Tohulian Worlds

Toul half clouds
Image from Steve Bowers
Tohul half covered by clouds (diagrammatic view)

Tohulian worlds are an unusual variety of world named after the most famous of them: Tohul, the homeworld of the To'ul'h. They might be regarded as a cool and wet version of the Cytherean type, or as very hot high-pressure Gaian worlds. Common imagination seems to prefer the first alternative, and in popular accounts Tohulian worlds are often compared to the archetypical Cytherean world, Venus. Superficially they are indeed similar to true Cythereans. Their atmospheres consist primarily of carbon dioxide and their surfaces are concealed beneath layers of cloud and are subject to what most Terragens would regard as crushing pressures and high heat (something in the region of 10 to 218 bars, and 300 to 370 Kelvin). From a planetologist's or a xenobiologist's point of view, however, Tohulian worlds are much more similar to a standard Gaian world such as Old Earth. The fundamental similarity is liquid water at the planet's surface, and all that it implies — a carbon cycle, a geology involving plate tectonics and the possibility of life. As an early planetologist expressed it when the first Tohulian type worlds were discovered, the result is not a hot dry oven world, but a moist and life-filled pressure cooker world. Tohulian worlds represent a unique and meta-stable point in planetary development, and are perhaps best seen as being in a class of their own, though they are far outnumbered by standard Cytherean or Gaian worlds because of the relatively narrow set of initial conditions that allow them.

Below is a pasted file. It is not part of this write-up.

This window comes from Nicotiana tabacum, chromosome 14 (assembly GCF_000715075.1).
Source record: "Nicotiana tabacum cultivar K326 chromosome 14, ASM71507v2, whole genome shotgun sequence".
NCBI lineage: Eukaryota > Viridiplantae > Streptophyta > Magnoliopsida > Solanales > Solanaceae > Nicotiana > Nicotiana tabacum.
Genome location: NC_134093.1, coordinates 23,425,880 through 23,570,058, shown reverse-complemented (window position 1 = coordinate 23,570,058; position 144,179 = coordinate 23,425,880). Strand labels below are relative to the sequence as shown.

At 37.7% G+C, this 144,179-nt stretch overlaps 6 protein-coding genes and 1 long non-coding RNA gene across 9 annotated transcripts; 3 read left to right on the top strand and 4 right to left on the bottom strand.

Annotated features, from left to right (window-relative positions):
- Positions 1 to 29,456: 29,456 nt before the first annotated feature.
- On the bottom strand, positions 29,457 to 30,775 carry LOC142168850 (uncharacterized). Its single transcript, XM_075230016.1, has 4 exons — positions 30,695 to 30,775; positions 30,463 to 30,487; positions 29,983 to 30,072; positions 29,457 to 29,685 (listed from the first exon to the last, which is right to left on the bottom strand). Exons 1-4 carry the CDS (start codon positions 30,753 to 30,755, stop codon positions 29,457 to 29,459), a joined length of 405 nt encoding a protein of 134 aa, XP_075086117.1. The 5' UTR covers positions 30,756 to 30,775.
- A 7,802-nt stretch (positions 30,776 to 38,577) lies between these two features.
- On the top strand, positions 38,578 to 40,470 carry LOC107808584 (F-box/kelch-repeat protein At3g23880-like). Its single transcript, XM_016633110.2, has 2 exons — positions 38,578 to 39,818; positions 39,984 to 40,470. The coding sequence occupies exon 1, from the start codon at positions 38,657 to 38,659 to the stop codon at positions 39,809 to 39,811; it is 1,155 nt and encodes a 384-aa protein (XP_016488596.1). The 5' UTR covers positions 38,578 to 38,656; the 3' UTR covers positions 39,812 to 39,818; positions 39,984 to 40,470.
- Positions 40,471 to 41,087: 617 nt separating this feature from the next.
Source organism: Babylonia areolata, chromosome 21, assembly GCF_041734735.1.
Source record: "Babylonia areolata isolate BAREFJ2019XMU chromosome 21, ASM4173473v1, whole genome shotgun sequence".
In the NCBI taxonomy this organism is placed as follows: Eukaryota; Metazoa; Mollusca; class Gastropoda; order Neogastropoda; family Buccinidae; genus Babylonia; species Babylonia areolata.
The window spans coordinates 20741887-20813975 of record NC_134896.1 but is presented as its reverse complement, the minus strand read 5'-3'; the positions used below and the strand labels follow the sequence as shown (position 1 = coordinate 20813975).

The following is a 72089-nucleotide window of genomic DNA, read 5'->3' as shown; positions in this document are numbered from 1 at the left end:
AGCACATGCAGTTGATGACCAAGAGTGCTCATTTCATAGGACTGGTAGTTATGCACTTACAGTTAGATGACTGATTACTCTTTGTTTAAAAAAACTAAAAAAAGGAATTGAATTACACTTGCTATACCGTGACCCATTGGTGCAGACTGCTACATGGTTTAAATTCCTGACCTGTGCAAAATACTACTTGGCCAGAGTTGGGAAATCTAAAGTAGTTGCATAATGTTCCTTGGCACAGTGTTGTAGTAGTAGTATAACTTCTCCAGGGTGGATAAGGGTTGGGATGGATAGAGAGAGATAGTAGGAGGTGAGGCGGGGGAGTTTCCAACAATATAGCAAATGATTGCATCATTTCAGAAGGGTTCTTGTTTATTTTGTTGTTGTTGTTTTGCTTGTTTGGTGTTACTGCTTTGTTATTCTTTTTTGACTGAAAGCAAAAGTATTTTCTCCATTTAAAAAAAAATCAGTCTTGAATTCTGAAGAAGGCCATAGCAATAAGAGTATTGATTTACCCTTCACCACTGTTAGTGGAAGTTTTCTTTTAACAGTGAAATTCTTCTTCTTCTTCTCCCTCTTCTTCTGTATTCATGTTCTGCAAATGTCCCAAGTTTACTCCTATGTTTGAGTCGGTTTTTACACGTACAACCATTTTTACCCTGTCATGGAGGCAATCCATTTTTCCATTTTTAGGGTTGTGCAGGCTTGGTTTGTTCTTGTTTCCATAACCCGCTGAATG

Like Cytherean or standard Gaian worlds, Tohulian worlds are geologically active over a sufficiently large span of time not to evolve into an Arean type. Like Cytherean worlds, and unlike typical Gaians, they typically receive strong insolation. Unlike the case for a Cytherean world such as Venus, however, they do not experience an early runaway greenhouse effect and a subsequent loss of their hydrosphere. On a typical Cytherean the heated oceans release volumes of water vapour into the air, increasing the greenhouse effect and resulting in the release of yet more water vapour. Water vapour in the upper atmosphere is split into its components by solar ultraviolet radiation and the hydrogen lost to interstellar space, so that over the course of a few hundred million years most of the planet's water is destroyed. Once there are no longer bodies of water on the surface the carbon cycle breaks down. Normally, as on a Gaian planet such as earth, carbon dioxide released by geological processes is incorporated into the crust again in the form of carbonates, but this process requires liquid water. Without water on the surface carbon dioxide is not recycled but instead builds up in the atmosphere. The result is an extremely dry and hot world, inimical to any Terragen-like biont life that might have evolved early in the planet's history.